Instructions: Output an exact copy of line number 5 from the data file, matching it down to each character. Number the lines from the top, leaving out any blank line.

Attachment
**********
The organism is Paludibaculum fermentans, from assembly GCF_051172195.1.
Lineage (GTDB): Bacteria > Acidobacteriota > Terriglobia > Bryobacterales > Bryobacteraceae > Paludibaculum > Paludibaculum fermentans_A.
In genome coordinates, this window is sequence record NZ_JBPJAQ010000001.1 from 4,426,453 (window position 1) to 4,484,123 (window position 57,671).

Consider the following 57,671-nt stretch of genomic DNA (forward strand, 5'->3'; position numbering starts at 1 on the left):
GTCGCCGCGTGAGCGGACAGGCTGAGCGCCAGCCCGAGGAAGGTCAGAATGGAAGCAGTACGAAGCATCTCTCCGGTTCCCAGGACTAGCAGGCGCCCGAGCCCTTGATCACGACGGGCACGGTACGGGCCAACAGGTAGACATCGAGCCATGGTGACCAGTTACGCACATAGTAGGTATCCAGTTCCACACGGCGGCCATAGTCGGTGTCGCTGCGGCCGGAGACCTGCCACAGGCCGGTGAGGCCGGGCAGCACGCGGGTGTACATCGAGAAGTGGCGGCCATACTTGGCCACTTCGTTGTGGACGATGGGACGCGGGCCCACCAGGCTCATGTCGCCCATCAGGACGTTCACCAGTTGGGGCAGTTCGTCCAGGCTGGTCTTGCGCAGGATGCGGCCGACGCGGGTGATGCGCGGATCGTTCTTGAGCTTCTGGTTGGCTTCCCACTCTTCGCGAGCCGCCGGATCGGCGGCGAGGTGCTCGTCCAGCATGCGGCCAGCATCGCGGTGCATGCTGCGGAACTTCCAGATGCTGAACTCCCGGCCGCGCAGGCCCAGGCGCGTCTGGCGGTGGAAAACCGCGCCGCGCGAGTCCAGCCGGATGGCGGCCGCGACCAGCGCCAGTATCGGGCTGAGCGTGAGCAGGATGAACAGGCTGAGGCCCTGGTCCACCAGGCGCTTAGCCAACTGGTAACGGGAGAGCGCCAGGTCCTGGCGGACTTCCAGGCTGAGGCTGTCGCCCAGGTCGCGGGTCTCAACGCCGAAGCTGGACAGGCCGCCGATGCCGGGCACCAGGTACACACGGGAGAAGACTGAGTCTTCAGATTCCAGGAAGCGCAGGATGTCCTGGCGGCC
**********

GTCGCCGCGTGAGCGGACAGGCTGAGCGCCAGCCCGAGGAAGGTCAGAATGGAAGCAGTACGAAGCATCTCTCCGGTTCCCAGGACTAGCAGGCGCCCGAGCCCTTGATCACGACGGGCACGGTACGGGCCAACAGGTAGACATCGAGCCATGGTGACCAGTTACGCACATAGTAGGTATCCAGTTCCACACGGCGGCCATAGTCGGTGTCGCTGCGGCCGGAGACCTGCCACAGGCCGGTGAGGCCGGGCAGCACGCGGGTGTACATCGAGAAGTGGCGGCCATACTTGGCCACTTCGTTGTGGACGATGGGACGCGGGCCCACCAGGCTCATGTCGCCCATCAGGACGTTCACCAGTTGGGGCAGTTCGTCCAGGCTGGTCTTGCGCAGGATGCGGCCGACGCGGGTGATGCGCGGATCGTTCTTGAGCTTCTGGTTGGCTTCCCACTCTTCGCGAGCCGCCGGATCGGCGGCGAGGTGCTCGTCCAGCATGCGGCCAGCATCGCGGTGCATGCTGCGGAACTTCCAGATGCTGAACTCCCGGCCGCGCAGGCCCAGGCGCGTCTGGCGGTGGAAAACCGCGCCGCGCGAGTCCAGCCGGATGGCGGCCGCGACCAGCGCCAGTATCGGGCTGAGCGTGAGCAGGATGAACAGGCTGAGGCCCTGGTCCACCAGGCGCTTAGCCAACTGGTAACGGGAGAGCGCCAGGTCCTGGCGGACTTCCAGGCTGAGGCTGTCGCCCAGGTCGCGGGTCTCAACGCCGAAGCTGGACAGGCCGCCGATGCCGGGCACCAGGTACACACGGGAGAAGACTGAGTCTTCAGATTCCAGGAAGCGCAGGATGTCCTGGCGGCC